Susana Martinez Hairstylist Troubles Prompted By Chris Christie Gay Marriage Veto

Susana Martinez Hairstylist Troubles Prompted By Chris Christie Gay Marriage Veto

WASHINGTON -- The hairstylist who refused to cut New Mexico Gov. Susana Martinez's hair out of anger toward her opposition to same-sex marriage says that it was another governor's rigidity on the issue that inspired his bout of non-violent protest.

Antonio Darden, an openly gay 46-year-old Santa Fe resident, said he never expected that his decision to decline his governor's request for an appointment would garner national attention. But when he rejected Martinez's ask for another shoulder-length bob, he became an unsuspecting symbol of the fight for LGBT rights.

Darden told The Huffington Post that he has received an "outpouring of support beyond belief and from as far away as Hong Kong." His salon has received a wave of calls for appointments. He's even heard from fellow hairstylists, including one in Toronto, who claim that they would follow suit and not accept clients who publicly opposed marriage equality.

"It makes me think more, why don’t gay people, because of the service industry we provide, start doing the same thing and get our rights," he said. "We are not asking for something outrageous."

None of it would have happened if not for Chris Christie, the Republican governor of New Jersey. Darden had known that Martinez opposed marriage equality but had been willing to cut her hair regardless. It was only when the governor was asked about Christie's opposition to a bill legalizing same sex marriage in New Jersey -- and responded that she would oppose a similar bill in New Mexico -- that he chose to speak out.

"Christie in Jersey is one of the reasons I went to the news," he said, adding that he was additionally irked that the governor would lower the flag to half-mast for Whitney Houston (who Darden likes) but not support the "hundreds of thousands of gay people who are denied their rights."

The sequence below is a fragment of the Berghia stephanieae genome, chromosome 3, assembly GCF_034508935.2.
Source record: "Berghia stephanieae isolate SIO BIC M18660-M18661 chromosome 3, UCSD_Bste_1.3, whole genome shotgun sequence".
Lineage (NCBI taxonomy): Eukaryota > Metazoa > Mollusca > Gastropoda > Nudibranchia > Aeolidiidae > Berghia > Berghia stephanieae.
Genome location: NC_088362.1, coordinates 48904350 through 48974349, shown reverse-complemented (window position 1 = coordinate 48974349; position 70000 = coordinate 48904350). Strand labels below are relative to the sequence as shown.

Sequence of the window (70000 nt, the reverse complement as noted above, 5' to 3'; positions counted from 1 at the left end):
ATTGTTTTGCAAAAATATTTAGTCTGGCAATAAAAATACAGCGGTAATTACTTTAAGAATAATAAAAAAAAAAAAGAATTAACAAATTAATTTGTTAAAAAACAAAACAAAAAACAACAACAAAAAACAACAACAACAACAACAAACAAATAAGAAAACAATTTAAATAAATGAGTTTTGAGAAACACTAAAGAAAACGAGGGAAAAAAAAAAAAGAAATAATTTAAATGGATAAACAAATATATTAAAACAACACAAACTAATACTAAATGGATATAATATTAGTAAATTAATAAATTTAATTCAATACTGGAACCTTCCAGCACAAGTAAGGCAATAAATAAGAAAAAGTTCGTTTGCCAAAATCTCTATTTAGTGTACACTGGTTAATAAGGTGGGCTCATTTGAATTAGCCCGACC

Darden made two calls. The first was to Martinez's office. "I called and left her a lengthy message. I was so upset with her. I said, 'You should be ashamed with yourself,'" he said. "I just couldn't believe she said it. I said no. We don’t have to do it. If we are good enough to do a service for you, we should be good enough for equality."

The second call was to a local television station in Santa Fe, encouraging reporters to look into the governor's position. That, in turn, led to a story that he had declined requests by the governor's aides to schedule an appointment. What followed clearly illustrates how even the most provincial of news items can quickly turn into a national story. The political press corps -- already closely following gay rights issues across states -- rushed to report the colorful anecdote.

Darden, whose been in a relationship for 15 years, is not a novice when it comes to political battles. He started a coalition against hate crimes in Santa Fe in the mid 1990s when he himself was attacked. He worked with the offices of Govs. Gary Johnson and Bill Richardson to advance legislation and helped organize protests. Tucking away his clippers over same sex marriage, however, was this first foray into civil disobedience.

"I do believe we should be able to refuse the service," he said. "If our equal rights are being violated, I think I should refuse the service."

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